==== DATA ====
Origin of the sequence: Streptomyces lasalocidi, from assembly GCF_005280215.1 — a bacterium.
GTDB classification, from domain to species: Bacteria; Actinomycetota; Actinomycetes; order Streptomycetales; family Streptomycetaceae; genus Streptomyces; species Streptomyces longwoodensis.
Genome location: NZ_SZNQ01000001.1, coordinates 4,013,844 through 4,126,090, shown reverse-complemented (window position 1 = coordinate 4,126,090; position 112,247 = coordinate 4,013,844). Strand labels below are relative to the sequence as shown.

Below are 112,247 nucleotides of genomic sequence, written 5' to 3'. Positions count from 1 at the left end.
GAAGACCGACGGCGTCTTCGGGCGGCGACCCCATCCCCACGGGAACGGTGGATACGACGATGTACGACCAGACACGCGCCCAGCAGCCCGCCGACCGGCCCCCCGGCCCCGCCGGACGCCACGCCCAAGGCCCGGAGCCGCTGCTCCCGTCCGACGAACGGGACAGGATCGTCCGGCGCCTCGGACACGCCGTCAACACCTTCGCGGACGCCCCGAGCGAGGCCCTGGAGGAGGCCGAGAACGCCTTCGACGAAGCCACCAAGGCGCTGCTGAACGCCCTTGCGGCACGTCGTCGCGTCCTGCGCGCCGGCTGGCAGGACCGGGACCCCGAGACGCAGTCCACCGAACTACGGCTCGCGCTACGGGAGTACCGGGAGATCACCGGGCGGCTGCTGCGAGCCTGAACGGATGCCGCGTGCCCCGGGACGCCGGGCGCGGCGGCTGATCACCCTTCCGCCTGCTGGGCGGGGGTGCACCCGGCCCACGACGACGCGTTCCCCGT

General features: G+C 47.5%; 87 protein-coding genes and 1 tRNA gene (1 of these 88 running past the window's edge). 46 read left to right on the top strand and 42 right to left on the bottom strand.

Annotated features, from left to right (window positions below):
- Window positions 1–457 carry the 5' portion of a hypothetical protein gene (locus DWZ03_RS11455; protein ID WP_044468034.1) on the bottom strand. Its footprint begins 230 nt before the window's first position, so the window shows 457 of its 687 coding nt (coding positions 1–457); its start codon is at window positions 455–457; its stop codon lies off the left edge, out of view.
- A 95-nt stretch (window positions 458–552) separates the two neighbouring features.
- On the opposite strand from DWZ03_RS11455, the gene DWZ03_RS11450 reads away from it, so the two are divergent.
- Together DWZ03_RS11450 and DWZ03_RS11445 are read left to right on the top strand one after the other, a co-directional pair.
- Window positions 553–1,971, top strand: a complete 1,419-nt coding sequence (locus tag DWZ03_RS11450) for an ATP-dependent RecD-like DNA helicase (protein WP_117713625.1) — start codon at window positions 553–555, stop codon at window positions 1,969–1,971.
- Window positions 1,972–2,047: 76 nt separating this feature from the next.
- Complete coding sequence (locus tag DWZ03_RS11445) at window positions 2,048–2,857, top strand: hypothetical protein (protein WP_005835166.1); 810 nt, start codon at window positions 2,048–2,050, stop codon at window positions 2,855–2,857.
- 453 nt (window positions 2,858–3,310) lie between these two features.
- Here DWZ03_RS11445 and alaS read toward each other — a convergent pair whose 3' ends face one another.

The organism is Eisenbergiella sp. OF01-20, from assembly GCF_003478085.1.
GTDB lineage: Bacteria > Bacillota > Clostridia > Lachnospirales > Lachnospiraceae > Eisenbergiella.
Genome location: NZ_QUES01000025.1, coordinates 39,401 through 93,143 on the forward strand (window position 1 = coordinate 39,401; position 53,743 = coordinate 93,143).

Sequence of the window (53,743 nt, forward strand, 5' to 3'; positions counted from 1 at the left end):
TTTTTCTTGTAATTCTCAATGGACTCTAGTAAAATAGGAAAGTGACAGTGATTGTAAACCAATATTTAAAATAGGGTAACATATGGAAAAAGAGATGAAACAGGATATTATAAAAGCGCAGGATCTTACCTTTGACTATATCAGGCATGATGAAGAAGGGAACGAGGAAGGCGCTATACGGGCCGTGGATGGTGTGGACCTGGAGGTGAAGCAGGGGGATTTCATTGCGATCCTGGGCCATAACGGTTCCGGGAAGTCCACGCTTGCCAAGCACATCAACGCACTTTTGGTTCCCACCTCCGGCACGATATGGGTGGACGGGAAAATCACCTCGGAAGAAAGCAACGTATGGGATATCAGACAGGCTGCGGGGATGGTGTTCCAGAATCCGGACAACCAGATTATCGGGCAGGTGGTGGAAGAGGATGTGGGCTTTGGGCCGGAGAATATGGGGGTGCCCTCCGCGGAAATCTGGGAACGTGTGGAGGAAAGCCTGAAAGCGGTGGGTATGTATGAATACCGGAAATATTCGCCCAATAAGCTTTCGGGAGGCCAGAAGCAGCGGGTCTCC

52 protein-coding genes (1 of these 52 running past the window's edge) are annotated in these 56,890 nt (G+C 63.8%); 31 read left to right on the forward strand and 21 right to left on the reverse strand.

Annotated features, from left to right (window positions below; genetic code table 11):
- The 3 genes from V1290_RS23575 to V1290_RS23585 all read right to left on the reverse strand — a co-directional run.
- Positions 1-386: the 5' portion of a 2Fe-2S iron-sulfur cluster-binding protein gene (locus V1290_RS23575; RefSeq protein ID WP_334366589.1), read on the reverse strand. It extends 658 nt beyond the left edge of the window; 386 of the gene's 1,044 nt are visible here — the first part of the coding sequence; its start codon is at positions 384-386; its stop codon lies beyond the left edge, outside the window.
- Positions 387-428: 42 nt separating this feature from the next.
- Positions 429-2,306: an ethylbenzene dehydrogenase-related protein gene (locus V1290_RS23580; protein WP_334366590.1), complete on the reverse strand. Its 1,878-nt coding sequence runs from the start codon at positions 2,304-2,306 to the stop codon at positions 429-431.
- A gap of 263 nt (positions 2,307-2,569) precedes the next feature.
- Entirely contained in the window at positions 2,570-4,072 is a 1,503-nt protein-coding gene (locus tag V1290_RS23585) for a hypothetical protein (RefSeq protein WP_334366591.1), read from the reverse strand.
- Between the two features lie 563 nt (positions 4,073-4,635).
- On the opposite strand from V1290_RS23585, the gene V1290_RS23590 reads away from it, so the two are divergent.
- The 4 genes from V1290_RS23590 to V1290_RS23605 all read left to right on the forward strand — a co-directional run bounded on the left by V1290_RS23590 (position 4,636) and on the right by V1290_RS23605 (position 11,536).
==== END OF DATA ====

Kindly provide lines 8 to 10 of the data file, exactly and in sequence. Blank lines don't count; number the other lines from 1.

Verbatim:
- Window positions 1–457 carry the 5' portion of a hypothetical protein gene (locus DWZ03_RS11455; protein ID WP_044468034.1) on the bottom strand. Its footprint begins 230 nt before the window's first position, so the window shows 457 of its 687 coding nt (coding positions 1–457); its start codon is at window positions 455–457; its stop codon lies off the left edge, out of view.
- A 95-nt stretch (window positions 458–552) separates the two neighbouring features.
- On the opposite strand from DWZ03_RS11455, the gene DWZ03_RS11450 reads away from it, so the two are divergent.